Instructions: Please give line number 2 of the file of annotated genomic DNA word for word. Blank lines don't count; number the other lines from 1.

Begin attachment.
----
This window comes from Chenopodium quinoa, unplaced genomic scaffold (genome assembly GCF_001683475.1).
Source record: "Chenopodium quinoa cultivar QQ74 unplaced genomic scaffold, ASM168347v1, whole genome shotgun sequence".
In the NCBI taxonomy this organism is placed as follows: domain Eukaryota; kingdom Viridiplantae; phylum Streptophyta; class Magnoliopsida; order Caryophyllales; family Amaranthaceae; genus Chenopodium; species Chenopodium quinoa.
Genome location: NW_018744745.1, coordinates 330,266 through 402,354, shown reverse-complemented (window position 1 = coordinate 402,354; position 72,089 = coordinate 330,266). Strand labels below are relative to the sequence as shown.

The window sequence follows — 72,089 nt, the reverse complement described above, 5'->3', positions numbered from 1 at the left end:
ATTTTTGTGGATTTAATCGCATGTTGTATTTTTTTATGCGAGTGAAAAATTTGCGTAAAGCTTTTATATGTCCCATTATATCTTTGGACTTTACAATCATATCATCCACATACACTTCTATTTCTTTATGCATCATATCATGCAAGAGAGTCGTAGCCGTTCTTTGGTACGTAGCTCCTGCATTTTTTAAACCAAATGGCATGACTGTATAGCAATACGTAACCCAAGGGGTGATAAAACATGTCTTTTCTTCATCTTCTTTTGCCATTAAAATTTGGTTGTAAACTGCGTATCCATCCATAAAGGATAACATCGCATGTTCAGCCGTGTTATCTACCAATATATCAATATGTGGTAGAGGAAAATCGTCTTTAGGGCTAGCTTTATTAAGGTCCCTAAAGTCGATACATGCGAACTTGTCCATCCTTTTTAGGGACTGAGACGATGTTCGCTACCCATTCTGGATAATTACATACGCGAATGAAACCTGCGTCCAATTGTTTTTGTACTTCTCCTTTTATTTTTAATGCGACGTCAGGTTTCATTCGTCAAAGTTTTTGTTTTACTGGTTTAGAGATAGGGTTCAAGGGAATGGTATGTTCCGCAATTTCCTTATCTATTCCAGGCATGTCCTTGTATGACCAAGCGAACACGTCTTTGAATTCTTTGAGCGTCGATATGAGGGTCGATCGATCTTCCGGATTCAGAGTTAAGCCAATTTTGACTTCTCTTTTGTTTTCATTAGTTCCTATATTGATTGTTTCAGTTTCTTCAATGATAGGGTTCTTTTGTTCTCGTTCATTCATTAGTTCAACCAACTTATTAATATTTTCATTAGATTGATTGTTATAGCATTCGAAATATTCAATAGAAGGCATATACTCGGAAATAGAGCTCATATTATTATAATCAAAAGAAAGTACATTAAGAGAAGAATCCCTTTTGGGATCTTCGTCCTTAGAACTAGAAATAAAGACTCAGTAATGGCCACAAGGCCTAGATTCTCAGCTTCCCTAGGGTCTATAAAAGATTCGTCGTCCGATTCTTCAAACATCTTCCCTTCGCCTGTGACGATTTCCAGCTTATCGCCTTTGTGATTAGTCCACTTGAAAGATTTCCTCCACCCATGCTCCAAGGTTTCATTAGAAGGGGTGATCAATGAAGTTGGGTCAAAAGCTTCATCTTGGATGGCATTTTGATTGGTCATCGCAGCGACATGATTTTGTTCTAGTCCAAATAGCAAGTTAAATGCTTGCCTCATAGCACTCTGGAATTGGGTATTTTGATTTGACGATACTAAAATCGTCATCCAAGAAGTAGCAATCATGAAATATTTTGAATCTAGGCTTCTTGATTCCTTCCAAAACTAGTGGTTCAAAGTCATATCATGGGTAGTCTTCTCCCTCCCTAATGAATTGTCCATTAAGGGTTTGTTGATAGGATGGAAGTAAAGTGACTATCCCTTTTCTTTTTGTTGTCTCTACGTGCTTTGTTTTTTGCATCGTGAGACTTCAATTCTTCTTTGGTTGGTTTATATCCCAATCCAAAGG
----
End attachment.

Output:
Source record: "Chenopodium quinoa cultivar QQ74 unplaced genomic scaffold, ASM168347v1, whole genome shotgun sequence".